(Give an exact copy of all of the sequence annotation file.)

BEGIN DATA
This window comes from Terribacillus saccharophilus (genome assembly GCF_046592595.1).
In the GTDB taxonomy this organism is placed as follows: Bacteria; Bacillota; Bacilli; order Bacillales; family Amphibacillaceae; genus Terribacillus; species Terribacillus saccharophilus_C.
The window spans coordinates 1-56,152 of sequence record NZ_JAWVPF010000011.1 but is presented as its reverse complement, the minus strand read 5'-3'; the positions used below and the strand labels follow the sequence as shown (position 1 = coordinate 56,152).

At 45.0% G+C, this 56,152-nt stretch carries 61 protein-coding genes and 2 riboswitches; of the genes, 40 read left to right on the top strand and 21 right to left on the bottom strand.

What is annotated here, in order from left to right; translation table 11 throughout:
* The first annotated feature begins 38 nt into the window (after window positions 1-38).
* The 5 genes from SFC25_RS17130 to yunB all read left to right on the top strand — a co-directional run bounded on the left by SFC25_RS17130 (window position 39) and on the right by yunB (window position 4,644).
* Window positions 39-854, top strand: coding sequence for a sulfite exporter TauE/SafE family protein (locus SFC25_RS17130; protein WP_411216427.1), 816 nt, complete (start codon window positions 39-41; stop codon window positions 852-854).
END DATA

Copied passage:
This window comes from Terribacillus saccharophilus (genome assembly GCF_046592595.1).
In the GTDB taxonomy this organism is placed as follows: Bacteria; Bacillota; Bacilli; order Bacillales; family Amphibacillaceae; genus Terribacillus; species Terribacillus saccharophilus_C.
The window spans coordinates 1-56,152 of sequence record NZ_JAWVPF010000011.1 but is presented as its reverse complement, the minus strand read 5'-3'; the positions used below and the strand labels follow the sequence as shown (position 1 = coordinate 56,152).

At 45.0% G+C, this 56,152-nt stretch carries 61 protein-coding genes and 2 riboswitches; of the genes, 40 read left to right on the top strand and 21 right to left on the bottom strand.

What is annotated here, in order from left to right; translation table 11 throughout:
* The first annotated feature begins 38 nt into the window (after window positions 1-38).
* The 5 genes from SFC25_RS17130 to yunB all read left to right on the top strand — a co-directional run bounded on the left by SFC25_RS17130 (window position 39) and on the right by yunB (window position 4,644).
* Window positions 39-854, top strand: coding sequence for a sulfite exporter TauE/SafE family protein (locus SFC25_RS17130; protein WP_411216427.1), 816 nt, complete (start codon window positions 39-41; stop codon window positions 852-854).